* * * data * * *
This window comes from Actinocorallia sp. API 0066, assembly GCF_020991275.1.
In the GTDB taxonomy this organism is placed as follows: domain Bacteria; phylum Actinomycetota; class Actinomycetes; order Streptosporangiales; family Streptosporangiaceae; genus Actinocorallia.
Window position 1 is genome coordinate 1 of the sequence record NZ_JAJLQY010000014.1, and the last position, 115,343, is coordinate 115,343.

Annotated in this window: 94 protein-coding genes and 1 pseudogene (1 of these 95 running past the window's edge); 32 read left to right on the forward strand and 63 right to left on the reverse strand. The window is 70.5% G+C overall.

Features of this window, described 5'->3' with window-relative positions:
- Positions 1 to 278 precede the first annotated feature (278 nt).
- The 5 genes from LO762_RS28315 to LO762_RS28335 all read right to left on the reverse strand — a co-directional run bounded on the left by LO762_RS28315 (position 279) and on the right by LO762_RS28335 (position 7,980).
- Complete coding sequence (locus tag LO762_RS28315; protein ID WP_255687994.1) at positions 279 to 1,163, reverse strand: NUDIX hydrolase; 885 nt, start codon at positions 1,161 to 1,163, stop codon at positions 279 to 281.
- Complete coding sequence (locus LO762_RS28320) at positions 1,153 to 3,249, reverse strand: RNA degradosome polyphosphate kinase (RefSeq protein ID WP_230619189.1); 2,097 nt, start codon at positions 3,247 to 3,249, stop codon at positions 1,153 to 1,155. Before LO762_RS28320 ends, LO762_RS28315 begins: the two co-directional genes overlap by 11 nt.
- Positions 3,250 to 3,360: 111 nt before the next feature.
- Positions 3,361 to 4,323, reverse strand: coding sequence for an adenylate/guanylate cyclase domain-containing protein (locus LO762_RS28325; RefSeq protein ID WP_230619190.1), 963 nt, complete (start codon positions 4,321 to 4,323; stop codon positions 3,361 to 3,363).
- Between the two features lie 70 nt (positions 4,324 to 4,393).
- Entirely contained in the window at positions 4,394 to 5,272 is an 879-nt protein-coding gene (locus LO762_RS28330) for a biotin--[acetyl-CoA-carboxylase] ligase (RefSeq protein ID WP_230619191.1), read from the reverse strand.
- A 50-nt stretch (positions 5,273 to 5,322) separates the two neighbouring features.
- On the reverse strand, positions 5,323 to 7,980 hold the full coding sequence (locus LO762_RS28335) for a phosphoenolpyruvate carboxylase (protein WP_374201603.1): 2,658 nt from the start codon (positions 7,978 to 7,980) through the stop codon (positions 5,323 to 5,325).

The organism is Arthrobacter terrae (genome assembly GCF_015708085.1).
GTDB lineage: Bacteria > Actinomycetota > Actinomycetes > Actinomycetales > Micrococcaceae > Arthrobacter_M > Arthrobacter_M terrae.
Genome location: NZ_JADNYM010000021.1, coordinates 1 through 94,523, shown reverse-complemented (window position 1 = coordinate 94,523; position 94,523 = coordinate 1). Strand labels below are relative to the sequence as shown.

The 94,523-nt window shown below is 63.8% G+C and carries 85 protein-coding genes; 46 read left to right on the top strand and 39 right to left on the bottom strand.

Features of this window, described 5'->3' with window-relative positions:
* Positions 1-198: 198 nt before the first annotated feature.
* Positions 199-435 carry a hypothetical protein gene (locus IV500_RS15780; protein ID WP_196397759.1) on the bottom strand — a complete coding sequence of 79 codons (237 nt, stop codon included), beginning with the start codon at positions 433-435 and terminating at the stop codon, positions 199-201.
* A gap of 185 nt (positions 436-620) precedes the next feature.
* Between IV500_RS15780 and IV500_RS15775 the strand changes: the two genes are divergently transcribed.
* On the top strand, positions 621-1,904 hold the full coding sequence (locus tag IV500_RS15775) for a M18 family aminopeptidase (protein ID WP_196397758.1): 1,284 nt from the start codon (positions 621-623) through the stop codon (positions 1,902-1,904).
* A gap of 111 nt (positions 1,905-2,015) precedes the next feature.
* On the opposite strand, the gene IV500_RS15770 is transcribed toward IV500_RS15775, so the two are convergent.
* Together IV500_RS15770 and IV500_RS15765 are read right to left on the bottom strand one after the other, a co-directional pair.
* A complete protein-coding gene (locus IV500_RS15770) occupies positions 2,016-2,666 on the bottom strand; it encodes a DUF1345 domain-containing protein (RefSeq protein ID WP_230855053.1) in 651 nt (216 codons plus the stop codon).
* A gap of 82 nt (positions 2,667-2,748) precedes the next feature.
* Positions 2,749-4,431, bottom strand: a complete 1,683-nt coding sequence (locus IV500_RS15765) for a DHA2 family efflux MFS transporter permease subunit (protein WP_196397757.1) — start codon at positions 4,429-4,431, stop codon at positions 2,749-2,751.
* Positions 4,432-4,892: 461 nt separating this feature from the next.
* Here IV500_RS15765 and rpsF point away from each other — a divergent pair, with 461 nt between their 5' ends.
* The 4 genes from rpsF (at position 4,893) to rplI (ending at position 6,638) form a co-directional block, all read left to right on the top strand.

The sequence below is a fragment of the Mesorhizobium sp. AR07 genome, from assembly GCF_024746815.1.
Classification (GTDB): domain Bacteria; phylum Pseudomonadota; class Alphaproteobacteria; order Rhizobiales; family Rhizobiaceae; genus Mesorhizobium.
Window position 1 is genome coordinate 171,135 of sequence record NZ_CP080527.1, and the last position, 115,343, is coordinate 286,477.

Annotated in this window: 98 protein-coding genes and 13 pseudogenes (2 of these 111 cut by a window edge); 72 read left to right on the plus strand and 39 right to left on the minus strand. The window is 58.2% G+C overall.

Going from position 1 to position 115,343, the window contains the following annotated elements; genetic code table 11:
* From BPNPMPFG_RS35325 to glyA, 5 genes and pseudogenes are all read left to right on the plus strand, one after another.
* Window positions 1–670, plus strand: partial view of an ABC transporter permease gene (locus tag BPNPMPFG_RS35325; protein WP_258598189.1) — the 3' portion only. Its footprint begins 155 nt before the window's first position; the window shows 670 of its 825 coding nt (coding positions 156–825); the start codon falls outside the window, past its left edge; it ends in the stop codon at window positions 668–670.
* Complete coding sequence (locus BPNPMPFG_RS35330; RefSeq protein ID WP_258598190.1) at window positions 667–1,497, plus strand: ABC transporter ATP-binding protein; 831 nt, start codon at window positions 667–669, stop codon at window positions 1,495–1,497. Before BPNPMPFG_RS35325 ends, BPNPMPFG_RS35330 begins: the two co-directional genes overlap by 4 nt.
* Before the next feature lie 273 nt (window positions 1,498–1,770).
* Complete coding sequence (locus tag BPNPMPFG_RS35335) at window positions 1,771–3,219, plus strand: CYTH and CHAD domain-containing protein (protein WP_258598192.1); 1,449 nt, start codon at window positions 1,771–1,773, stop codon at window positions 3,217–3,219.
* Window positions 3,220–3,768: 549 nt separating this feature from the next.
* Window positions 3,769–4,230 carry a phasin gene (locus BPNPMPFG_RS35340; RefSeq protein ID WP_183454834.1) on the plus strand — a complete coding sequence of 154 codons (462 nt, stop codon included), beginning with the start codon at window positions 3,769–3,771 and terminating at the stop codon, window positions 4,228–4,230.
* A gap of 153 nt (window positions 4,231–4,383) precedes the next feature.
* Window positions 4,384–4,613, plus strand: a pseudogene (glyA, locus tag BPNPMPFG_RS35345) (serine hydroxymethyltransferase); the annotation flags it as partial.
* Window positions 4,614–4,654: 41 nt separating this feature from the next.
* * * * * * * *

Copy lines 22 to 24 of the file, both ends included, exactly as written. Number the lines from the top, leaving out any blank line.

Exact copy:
* Positions 199-435 carry a hypothetical protein gene (locus IV500_RS15780; protein ID WP_196397759.1) on the bottom strand — a complete coding sequence of 79 codons (237 nt, stop codon included), beginning with the start codon at positions 433-435 and terminating at the stop codon, positions 199-201.
* A gap of 185 nt (positions 436-620) precedes the next feature.
* Between IV500_RS15780 and IV500_RS15775 the strand changes: the two genes are divergently transcribed.